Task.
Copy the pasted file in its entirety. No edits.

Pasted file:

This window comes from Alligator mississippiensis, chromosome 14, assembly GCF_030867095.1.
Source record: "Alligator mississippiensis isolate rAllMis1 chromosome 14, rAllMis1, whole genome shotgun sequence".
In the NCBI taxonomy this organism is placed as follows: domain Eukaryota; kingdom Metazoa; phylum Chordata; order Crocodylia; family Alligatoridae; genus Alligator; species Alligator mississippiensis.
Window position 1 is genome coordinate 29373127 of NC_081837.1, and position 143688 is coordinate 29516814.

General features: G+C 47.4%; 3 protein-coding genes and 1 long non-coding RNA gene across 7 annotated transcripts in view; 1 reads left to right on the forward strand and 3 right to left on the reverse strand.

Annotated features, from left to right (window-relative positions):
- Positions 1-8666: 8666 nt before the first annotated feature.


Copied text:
This window comes from Alligator mississippiensis, chromosome 14, assembly GCF_030867095.1.
Source record: "Alligator mississippiensis isolate rAllMis1 chromosome 14, rAllMis1, whole genome shotgun sequence".
In the NCBI taxonomy this organism is placed as follows: domain Eukaryota; kingdom Metazoa; phylum Chordata; order Crocodylia; family Alligatoridae; genus Alligator; species Alligator mississippiensis.
Window position 1 is genome coordinate 29373127 of NC_081837.1, and position 143688 is coordinate 29516814.

General features: G+C 47.4%; 3 protein-coding genes and 1 long non-coding RNA gene across 7 annotated transcripts in view; 1 reads left to right on the forward strand and 3 right to left on the reverse strand.

Annotated features, from left to right (window-relative positions):
- Positions 1-8666: 8666 nt before the first annotated feature.